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Trick-or-treating may be out, but fun is still in this Halloween

The Kerns family is participating in Franklin's Halloween decorating contest. These are some of the decorations on their home.
The Kerns family is participating in Franklin's Halloween decorating contest. These are some of the decorations on their home.Jonathan Wiggs/Globe Staff

When the CDC issued guidelines on Halloween activities last month, traditional trick-or-treating fell squarely in the high-risk category. For people of all ages who love Halloween, and most especially for young children, one of fall’s best-loved holidays seemed destined to disappoint this year.

But Kaye Kelly, co-chair of the Franklin Cultural Council, saw it as a chance to rally.

“We’ve been busy all fall trying to figure out how we can help our community during these really difficult times,” she said. “Parents are worried and concerned about all that kids are missing out on. Halloween gives us a chance to come up with a positive way for families and kids to have fun, but also to engage the whole community and add some levity to a really uncertain time.”

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And so Kelly and the other members of the Franklin Cultural Council designed something new this year: a house-decorating contest. Admission to enter the contest is free, and households had until Oct. 16 to register. The council will post a map of registered houses online.

When she read about the contest, Karen Kerns was delighted. “I love Halloween!” she enthused. “For years, I’ve wanted to do a haunted house, but we’re a little bit off the road and trick-or-treaters don’t always walk back to our house. When I found out about the contest, I thought, ‘This year we can go big!’”

Andrea Fitzhenry of Franklin was equally excited. “This is a nice inexpensive activity for parents and kids, going around after dark and seeing houses lit up and decorated,” she said. “It’s fun and it’s something you can do while social distancing.”

Inspired by her husband’s comment that the arched window over their front door looks like a pumpkin, Fitzhenry has for the past several years made a jack-o-lantern face in that window, peering out on the street. This year, her three children, ages 9 to 15, are working with her to generate new decorating ideas for the contest.

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Indeed, although Governor Charlie Baker has said that the decision whether to allow neighborhood trick-or-treating lies with each individual community, numerous towns and cities are coming up with alternatives intended to keep children happy and everyone safe.

The Milford Area Chamber of Commerce has arranged a regional scavenger hunt on Oct. 24. Turn your quarantine pod into a scavenger team, costume up if you like, and work to solve clues and find items hidden throughout the 10 towns covered by the chamber. Cash prizes in numerous categories, including best team costumes and best team name, are part of the fun.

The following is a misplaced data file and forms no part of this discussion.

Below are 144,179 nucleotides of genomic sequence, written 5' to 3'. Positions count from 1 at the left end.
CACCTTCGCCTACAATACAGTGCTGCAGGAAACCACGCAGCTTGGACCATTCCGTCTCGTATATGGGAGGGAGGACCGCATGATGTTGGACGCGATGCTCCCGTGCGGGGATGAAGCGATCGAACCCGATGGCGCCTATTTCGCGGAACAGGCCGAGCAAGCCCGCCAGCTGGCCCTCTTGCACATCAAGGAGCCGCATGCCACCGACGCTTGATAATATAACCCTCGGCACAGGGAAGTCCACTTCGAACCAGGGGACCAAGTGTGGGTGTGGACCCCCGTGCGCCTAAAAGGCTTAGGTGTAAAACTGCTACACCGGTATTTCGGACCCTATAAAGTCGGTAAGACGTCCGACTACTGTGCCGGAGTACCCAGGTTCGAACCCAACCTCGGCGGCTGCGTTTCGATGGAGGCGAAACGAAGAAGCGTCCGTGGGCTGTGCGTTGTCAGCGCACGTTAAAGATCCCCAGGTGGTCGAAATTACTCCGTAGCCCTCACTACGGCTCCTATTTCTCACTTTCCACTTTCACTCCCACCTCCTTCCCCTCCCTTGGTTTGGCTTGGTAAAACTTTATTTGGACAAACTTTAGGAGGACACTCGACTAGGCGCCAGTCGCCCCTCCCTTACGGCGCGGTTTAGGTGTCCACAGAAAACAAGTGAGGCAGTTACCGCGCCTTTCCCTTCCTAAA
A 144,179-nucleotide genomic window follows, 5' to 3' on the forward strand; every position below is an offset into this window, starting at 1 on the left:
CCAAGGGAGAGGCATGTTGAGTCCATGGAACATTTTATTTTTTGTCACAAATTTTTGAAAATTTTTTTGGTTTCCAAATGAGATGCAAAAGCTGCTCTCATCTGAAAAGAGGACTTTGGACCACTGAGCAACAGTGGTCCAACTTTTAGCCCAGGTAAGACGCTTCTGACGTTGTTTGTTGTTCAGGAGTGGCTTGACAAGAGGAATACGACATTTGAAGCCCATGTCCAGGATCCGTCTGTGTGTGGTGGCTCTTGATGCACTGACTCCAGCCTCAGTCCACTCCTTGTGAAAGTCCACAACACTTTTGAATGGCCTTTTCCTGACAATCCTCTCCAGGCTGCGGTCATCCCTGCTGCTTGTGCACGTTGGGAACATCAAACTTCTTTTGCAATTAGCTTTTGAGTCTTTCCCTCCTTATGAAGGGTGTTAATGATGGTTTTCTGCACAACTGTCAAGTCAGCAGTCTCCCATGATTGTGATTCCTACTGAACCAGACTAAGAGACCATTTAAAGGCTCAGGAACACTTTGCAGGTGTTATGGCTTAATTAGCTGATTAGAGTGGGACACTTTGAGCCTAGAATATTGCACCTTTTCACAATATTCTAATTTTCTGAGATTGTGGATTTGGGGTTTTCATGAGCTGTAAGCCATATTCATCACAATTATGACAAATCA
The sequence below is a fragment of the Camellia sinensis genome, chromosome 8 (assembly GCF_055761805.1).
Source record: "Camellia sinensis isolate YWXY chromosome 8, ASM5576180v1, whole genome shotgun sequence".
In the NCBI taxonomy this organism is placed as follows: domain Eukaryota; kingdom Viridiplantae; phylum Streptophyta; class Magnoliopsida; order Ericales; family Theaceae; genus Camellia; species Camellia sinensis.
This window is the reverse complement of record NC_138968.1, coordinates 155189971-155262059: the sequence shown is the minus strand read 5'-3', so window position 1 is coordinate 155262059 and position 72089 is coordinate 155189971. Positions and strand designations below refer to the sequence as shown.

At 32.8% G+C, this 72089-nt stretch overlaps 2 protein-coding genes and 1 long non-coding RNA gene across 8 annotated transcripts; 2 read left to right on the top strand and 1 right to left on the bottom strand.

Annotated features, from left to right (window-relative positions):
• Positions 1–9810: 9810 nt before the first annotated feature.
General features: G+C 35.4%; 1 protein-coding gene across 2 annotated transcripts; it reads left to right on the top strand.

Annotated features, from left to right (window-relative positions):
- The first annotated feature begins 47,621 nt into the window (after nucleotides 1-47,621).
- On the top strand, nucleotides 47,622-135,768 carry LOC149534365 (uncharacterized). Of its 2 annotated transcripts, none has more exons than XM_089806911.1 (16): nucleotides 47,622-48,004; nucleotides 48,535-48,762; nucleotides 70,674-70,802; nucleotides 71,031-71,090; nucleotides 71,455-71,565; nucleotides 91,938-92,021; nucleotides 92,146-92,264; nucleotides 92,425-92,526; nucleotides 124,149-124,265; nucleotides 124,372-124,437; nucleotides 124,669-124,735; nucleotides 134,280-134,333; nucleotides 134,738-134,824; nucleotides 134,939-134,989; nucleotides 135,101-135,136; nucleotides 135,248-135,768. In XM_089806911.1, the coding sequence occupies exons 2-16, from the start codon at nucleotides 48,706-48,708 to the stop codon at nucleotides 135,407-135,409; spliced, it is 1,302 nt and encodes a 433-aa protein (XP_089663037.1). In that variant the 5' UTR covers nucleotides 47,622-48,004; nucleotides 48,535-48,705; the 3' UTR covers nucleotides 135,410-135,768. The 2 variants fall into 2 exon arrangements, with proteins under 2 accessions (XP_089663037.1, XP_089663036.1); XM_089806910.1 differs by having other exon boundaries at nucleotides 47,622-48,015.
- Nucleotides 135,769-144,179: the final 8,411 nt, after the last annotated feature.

In Medway, would-be trick-or-treaters can still collect treats while observing best practices for social distancing at a drive-through “trunk or treating event” at Oakland Park on Oct. 29. Goodie bags made up of items donated by local businesses will be handed out, and families are encouraged to decorate their cars and wear costumes.

And the city of Newton is continuing a 21-year-old tradition with its annual window-decorating event. As Howard Sholkin, president of Newton Community Pride, explained, families who register on the organization’s website are invited to design a poster at home and will then be assigned a local business or storefront that will hang the poster in its window.

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The Acton-Boxborough Family Network has organized an event called Spooktacular Spooky Streets, with local businesses as well as residents encouraged to create Halloween displays in their storefronts or yards. On Oct. 23 and 24, families are invited to follow a driving route supplied by the Acton-Boxborough Family Network to view each display. Along the way, two locations will be designated as food donation drop-off points to benefit local food relief organizations.

“These are events that everyone can be involved in,” remarked Liz Nugent, co-chair of the network. “It’s family-friendly and encourages social distancing. Older kids and younger kids can participate. Kids who want to put on costumes will still have a chance to do that. Halloween appeals to everyone, and this year can still be fun.”

Nancy Shohet West can be reached at nancyswest@gmail.com.

Karen Kerns made decorations for a contest in Franklin, where she lives.
Karen Kerns made decorations for a contest in Franklin, where she lives.Jonathan Wiggs/Globe Staff